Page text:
In my capacity as a program coordinator for the students of the RIETS Israel Kollel, I had the pleasure of participating in an international rabbinic conference in Jerusalem sponsored by Tzohar, a "moderate" rabbinic group here in Israel. I was only able to participate for the first day, but it was an inspiring, lively exchange of ideas between rabbis from literally across the globe. The sessions focused greatly on exchanging ideas and information, and sharing challenging that span the world.
In one smaller breakout session, we were encouraged to share rabbinic dilemmas. One rabbi shared a powerful issue that resonated strongly with me. He wondered whether his shul is too big. I think that it probably is.
His shul, boasts 400 families (fyi - any information is doctored so as not to identify the rabbi). According to the rabbi, it's impossible to have a relationship with all 400, especially since many of them - more than half probably - don't come to shul on a regular basis. Moreover, there are really only about 50 families truly interested in spiritual growth. The rest of them want the membership services that the shul offers, but aren't really looking to the shul to propel them to improve or change in any meaningful way.
I would add that the 350 families who are complacent actually drive away the dedicated 5o families. These families come to shul looking for a religious experience, and find themselves confronted by people who'd rather talk during davening, leave for the kiddush club, and generally ruin any semblance of a spiritual atmosphere. So they leave, opting to pray in the smaller shtiebel down the block, where they can daven with people who are most "like them," and who will help them create the environment they want for themselves and their children.
This leaves the rabbi only increasingly frustrated, as he watches his best, most committed members abandon ship, leaving him with few devoted members capable of influencing the broader community.
The obvious problem? You can't live on a shul of fifty members. You need the other 350 to pay your salary, and provide the means for the rabbi to do his work.
I've been confronted by this problem personally in Yad Binyamin. Since we moved, we've been davening at the very large shul literally up the street from my house called Beit Knesset Mercazi. I even got myself elected to the board. I like the people in the shul very much - they're great, wonderful people. But the davening leaves a lot to be desired.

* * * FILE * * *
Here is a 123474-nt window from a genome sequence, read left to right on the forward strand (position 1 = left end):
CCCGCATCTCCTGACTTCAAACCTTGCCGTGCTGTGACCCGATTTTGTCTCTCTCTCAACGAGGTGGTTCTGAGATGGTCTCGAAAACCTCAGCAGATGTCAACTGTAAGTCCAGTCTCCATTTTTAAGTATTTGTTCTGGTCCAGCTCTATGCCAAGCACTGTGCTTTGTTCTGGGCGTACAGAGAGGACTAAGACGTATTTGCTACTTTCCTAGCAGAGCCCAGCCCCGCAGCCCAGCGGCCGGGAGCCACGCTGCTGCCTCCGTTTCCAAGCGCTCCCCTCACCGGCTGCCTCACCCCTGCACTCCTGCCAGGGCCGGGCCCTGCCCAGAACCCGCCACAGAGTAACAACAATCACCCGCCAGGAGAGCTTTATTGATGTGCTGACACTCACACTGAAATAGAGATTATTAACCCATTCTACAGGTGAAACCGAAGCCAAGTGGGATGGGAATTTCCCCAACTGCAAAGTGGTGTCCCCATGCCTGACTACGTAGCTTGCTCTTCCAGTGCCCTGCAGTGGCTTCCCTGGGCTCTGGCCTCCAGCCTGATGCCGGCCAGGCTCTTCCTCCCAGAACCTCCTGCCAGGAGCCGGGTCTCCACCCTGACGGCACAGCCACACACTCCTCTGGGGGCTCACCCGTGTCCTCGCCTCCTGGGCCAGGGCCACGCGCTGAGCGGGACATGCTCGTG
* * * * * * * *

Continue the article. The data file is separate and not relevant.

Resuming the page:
For whatever reason, many people in Israel feel quite comfortable bringing their kids to shul, even on Shabbat morning, and especially at other times. I'm also not talking about older kids. I'm talking about babies, in diapers. Often in strollers. Kids run around, all the time, wild, without any supervision. And, truth be told, I have found that many of my fellow-daveners prefer reading Shabbat Alonim (weekly parshah sheets of every shape and color) to actually davening. (That wouldn't be so bad if they weren't really just looking at the ads.) Before I moved to Israel my job determined where I davened. Now, with the freedom to pray where I'd like, I find myself increasingly drawn towards a more "seasoned" shul, where the davening is simply that - davening. (I don't think that the determining factor is the shul's size, but it does make a difference.) Ironically, I don't think that I'm alone. A large number of people have been fleeing the main minyan, resulting in the interesting phenomenon that the 7:15am hashkamah minyan is now packed; the 9:00am "youth" minyan is also full, but the main shul, where every seat is accounted for on a chart on the wall, is empty. Sounds eerily American. I know a lot of shuls like that.
Maybe you cannot really fulfill the needs of a large group of people in one shul. For years rabbis have been complaining about the shtiebelization of America: how droves of members have been fleeing the larger shuls for more intimate davening experiences. Who complained? I did, as did my colleagues. Of course we complained. We had a vested interest. After all, what about ברב עם הדרת מלך - the greater the size, the greater the glory of the King? (Mishlei 14:28) The answer might lie in the previous verse: יראת ה' מקור חיים - "the fear of God is the source of life." Without yirat hashem, all the numbers in the world won't bring the King any glory.